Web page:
Ring of Honor Supercar of Honor 2022 Review

Matches:

1.Strickland vs Zayne ***1/4

2.Cage vs Ninja Mack NR

3.Lethal vs Moriarty ***3/4

4.ROH Interim Women's Title: Martinez vs Nightingale *3/4

5.ROH World Tag Titles: Briscoes(c) vs FTR ****3/4

6.ROH World TV Title: Rhett(c) vs Suzuki *1/2

7.ROH Pure Title: Woods(c) vs YUTA **1/2

8.ROH World Title Unification: Gresham(c) vs Bandido(c) ***3/4

Thoughts:

I was working through my Mania week pulls (post up soon) and I figured this show had enough relevance to it that I went ahead and just watched the whole damn thing. I do have a lot of love for the ROH legacy, after all. In the end I would say that I was largely rewarded with a strong show to kick off the new era, but also with an interesting event that opened itself up for a lot of question marks and criticisms levied in response.

Strickland and Alex opened the event with a fairly good spotfest. Nothing really to complain about and it's always nice to see Swerve in action.

Next, we had Cage winning a quick one over Ninja Mack. It was fine for what it was and I am thinking Brian might be a big player with the next era of ROH based off of how Khan held his contract up.

Next, Jay Lethal turned heel (finally) against Lee (and Sydal after). I think it paid off on the promise of quality that was made when they announced this, and I appreciate the in-ring work as much as I do the general storytelling attached.

Simple, but very enjoyable.

Next, we had one of the weaker contests of the night. Considering the current champ was tied up with IMPACT obligations, we were given a interim title match instead. While Martinez remains a solid vet that is capable of putting in for decent content when matched up properly, Willow admittingly had never done much for me as a performer. I suppose that might be rather cold a statement, but it's an honest one and honesty is what I always aim for.

Skip that one.

Next, our MOTN/MOTYC ran with FTR beating the Briscoes to take the Ring of Honor World Tag Team Championships. Expectations were high for a battle between these two teams, but they overdelivered and gave us a near-perfect masterpiece. I sincerely loved the way they built this one up the hard way, edging along and everbuilding until they hit the inevitable finish and I highly recommend any wrestling fan that missed it to run now and watch it.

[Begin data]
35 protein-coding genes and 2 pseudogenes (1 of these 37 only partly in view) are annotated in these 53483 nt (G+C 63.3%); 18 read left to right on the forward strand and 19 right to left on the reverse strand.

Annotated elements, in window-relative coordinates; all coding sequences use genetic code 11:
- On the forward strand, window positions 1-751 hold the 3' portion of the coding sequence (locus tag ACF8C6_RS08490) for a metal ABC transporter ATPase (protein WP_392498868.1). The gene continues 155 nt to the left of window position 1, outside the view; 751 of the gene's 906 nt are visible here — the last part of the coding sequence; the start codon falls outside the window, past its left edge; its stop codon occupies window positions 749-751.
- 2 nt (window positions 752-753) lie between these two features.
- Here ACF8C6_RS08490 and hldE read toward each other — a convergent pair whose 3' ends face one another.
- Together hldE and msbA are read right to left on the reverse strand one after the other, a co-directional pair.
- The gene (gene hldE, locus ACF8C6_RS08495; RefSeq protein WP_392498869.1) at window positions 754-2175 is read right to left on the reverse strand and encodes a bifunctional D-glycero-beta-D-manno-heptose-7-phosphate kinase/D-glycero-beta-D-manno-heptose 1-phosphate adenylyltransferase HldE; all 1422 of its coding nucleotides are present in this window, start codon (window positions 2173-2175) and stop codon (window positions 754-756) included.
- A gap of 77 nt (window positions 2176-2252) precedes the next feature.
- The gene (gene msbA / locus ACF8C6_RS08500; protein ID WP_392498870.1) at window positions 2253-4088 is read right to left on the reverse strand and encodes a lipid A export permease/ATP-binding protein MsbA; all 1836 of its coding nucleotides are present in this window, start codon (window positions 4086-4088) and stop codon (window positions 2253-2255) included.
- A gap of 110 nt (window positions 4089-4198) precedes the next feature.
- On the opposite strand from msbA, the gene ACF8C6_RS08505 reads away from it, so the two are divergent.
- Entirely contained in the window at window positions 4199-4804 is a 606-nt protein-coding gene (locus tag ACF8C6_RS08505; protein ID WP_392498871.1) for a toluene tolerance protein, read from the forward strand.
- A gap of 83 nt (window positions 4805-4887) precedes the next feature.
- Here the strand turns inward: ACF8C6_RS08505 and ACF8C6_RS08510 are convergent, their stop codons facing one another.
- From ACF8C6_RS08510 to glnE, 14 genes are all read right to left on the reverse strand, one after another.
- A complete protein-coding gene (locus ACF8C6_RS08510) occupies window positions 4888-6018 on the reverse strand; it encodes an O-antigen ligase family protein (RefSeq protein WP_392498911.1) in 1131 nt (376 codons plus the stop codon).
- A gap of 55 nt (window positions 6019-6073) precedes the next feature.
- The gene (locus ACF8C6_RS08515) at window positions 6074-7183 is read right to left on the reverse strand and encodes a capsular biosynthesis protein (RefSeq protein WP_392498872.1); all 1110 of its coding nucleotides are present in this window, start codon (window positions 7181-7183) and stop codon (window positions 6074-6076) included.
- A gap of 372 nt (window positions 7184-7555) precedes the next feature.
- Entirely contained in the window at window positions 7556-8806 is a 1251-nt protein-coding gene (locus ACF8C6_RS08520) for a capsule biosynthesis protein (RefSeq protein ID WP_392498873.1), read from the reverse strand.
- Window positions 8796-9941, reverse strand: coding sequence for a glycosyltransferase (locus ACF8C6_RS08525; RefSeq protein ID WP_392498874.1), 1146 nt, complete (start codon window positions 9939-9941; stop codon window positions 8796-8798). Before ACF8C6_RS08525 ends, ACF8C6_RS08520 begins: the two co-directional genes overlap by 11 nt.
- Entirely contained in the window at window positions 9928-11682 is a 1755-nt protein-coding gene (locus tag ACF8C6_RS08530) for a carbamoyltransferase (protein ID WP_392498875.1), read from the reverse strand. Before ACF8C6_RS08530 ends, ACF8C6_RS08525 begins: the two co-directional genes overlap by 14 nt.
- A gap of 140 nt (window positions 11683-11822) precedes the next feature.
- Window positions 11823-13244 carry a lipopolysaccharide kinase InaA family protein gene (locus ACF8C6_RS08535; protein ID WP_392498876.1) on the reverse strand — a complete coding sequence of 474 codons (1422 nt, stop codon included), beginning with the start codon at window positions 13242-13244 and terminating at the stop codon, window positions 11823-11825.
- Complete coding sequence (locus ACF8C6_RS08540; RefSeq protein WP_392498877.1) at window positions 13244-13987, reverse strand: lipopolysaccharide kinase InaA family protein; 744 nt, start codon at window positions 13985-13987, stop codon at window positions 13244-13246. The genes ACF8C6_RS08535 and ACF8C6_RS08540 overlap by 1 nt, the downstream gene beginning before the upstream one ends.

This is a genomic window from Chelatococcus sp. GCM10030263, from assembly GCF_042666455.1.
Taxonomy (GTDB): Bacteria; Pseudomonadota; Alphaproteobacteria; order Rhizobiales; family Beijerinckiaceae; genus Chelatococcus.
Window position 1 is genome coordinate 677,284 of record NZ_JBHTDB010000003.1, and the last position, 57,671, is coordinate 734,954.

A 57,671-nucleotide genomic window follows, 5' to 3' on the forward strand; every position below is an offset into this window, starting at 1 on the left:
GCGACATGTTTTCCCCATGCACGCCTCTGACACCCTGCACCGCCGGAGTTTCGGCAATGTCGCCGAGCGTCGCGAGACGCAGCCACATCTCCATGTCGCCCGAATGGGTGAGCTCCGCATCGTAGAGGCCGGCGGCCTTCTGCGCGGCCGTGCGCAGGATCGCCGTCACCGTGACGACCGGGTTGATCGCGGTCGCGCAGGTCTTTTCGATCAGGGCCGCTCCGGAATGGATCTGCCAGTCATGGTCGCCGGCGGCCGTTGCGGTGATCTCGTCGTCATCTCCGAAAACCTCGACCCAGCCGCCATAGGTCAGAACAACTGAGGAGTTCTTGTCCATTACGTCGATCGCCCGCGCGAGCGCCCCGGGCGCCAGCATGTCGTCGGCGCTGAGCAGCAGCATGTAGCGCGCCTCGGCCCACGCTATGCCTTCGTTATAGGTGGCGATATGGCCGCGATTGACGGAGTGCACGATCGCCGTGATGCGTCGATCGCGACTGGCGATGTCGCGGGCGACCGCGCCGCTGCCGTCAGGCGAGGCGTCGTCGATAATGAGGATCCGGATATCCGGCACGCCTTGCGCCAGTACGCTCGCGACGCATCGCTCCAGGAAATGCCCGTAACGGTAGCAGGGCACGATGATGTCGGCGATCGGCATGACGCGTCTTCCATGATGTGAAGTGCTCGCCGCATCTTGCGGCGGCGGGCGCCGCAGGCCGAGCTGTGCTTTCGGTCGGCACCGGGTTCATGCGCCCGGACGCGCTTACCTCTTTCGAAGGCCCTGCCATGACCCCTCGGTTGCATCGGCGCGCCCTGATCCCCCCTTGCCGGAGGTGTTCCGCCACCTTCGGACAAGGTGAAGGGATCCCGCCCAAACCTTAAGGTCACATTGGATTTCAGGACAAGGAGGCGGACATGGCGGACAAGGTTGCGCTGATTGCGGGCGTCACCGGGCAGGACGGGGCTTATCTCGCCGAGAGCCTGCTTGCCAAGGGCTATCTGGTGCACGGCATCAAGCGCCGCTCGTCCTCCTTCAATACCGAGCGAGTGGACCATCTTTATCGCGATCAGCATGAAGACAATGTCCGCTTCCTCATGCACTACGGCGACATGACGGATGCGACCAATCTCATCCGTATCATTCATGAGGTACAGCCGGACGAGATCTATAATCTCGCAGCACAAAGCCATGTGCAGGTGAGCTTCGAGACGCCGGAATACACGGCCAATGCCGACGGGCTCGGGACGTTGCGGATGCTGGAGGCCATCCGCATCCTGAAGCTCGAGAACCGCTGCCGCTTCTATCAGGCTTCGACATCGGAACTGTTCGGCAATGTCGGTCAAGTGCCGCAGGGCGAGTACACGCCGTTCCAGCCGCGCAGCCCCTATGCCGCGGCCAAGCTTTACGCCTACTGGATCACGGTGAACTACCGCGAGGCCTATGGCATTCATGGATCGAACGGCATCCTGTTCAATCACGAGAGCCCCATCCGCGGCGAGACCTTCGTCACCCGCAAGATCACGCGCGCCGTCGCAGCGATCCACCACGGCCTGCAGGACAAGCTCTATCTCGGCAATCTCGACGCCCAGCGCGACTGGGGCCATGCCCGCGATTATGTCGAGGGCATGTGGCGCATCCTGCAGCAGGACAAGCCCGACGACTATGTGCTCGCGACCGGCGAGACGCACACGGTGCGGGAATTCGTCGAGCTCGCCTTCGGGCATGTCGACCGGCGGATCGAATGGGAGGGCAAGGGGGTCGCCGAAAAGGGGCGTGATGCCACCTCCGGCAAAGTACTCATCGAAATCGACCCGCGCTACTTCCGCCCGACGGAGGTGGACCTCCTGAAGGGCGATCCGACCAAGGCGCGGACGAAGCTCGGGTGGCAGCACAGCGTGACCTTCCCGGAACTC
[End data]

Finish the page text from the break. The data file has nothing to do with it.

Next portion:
After, Matt and Nick sent a message to the former champs.

I have no idea how we'll get that match, unless TK is somehow able to get the cancel culture dipshits to shut up and the network to not get scared.

Rhett is actually very much another Thatcher, as I've said a few times previously. Titus can be very, very good or he can have matches that lack all chemistry. Sadly, here we have the latter as he and Minoru Suzuki put in for a very average title defense.

Suzuki winning gold here is about the only thing worth even mentioning here.

Next, another disappointing matchup.

Woods had really grown but still is a bit green. Wheeler is talented but can be average when not lined up with the right folks.

These two were not right for each other, sadly. I appreciate them both, and have been very pro-YUTA in particular, but yeah...it was just super average and there's no escaping that.

It was around here that a lot of ROH fans on the officialy FB group started to get annoyed, seeing this show as more a message of AEW dominance than a event of respect for the legacy. I saw numerous posts and comments saying that Khan was jobbing out ROH workers for AEW's. I'm not saying I honestly agree with that, but I get why they feel that way regardless.

The show ended with Bandido falling to Jon Gresham and there being one, true champion once again. While I had expected something a bit better, I think they still worked a great one overall. What's next for Bandido is what I want to know most, though.

After, Lethal cemented his heel turn and Joe appeared to stand tall with the champ as the show came to a close, ending the event on a high note.

So, what does that all add up to?

While there were some outings that underdelivered or were simply average at best, there was far more good than bad. While I can see some of the complaints, I also think it worked well as a blend of respecting-the-legacy and Tony Khan logic. As a result, it was largely a strong first step into the new era and I am left wanting to see what the answer is behind those question marks.

If you skipped it, give this one a run and decide if you're along for the ride ahead or not.

Overall Rating: 75/100%